As New Zealand charts its course toward a low-emissions economy, the quality of energy-sector and multi-sector modelling is becoming increasingly important. This paper outlines why models are useful for answering complex questions, provides a stocktake of energy-sector and multi-sector models used for climate change mitigation modelling in New Zealand, and makes suggestions for improving future modelling work. While New Zealand is fortunate to have a range of different modelling tools, these have historically been used in a sporadic and ad hoc way, and underlying datasets are deficient in some areas. As the foundation for a more strategic development of New Zealand’s modelling capability, this paper profiles some of the energy-sector and multi-sector models and datasets currently applied in New Zealand. New Zealand’s modelling capability could be strengthened by collecting and sharing data more effectively; building understanding of underlying relationships informed by primary research; creating more collaborative and transparent processes for applying common datasets; increasing international collaboration; and conducting more integrated modelling across environmental issues. These improvements will require strategic policies and processes for refining model development; providing increased, predictable and sustained funding for modelling activities, underlying data collection and primary research; and strengthening networks across modellers inside and outside of government. Many of the suggested improvements could be realised by creating an integrated framework for climate change mitigation modelling in New Zealand. This framework would bring together a suite of models and a network of researchers to assess climate change mitigation policies regularly. Core elements of the framework would include a central repository of data, input assumptions and scenarios, and a “dashboard” that synthesises results from different models to allow decision-makers to understand and apply the insights from the models more easily.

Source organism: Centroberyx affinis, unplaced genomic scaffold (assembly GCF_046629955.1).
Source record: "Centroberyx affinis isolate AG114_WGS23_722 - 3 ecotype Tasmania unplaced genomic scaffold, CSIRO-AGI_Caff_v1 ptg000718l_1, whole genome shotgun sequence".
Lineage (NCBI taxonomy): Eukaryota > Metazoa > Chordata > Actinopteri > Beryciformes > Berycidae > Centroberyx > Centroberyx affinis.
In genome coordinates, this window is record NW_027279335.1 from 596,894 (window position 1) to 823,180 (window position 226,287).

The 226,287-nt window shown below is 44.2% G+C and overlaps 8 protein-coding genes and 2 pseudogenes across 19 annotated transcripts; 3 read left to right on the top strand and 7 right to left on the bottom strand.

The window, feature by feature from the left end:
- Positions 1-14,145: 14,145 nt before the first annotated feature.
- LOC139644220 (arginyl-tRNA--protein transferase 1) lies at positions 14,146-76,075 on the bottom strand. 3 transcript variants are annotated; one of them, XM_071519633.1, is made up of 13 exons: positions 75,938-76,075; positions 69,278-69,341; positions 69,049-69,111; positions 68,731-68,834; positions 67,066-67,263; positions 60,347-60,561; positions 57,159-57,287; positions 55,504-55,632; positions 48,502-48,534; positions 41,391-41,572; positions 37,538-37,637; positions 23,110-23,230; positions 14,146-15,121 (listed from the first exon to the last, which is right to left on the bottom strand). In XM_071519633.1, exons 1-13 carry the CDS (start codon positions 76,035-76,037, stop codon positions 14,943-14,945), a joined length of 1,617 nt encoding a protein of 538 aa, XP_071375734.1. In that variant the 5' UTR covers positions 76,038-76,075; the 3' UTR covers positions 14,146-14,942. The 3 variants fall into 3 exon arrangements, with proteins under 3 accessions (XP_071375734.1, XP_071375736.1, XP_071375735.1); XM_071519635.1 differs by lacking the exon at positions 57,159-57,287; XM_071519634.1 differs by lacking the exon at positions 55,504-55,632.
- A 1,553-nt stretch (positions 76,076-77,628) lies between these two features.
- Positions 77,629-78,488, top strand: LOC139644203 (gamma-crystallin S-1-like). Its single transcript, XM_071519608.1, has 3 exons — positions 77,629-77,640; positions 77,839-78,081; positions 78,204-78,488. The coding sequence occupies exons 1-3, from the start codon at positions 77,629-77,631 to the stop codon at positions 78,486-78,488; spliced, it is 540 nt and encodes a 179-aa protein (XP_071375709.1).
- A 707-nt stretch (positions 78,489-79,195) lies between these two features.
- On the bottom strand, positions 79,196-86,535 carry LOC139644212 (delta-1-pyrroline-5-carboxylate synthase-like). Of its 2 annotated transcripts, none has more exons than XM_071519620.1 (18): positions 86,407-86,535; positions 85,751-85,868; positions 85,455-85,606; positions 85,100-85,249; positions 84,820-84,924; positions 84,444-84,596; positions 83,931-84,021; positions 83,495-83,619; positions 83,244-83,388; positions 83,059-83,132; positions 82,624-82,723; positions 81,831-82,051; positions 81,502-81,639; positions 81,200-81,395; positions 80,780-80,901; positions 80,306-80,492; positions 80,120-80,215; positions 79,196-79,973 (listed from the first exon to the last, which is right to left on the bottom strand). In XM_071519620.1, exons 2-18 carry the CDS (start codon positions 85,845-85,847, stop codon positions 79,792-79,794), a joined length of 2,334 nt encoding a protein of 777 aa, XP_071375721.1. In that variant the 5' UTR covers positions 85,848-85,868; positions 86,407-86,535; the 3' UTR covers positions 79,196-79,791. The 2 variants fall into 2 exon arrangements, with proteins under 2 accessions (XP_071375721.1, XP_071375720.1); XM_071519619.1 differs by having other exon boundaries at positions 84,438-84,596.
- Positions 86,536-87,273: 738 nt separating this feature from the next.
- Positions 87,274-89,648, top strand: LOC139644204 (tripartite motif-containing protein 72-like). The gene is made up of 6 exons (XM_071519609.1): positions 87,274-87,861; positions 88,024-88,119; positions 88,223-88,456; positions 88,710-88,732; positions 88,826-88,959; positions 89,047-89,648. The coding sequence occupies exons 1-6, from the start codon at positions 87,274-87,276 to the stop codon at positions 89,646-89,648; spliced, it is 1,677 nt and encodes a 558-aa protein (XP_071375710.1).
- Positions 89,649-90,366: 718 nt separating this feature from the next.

Motu Working Paper 18-15
Motu Economic and Public Policy Research Trust and the authors 2018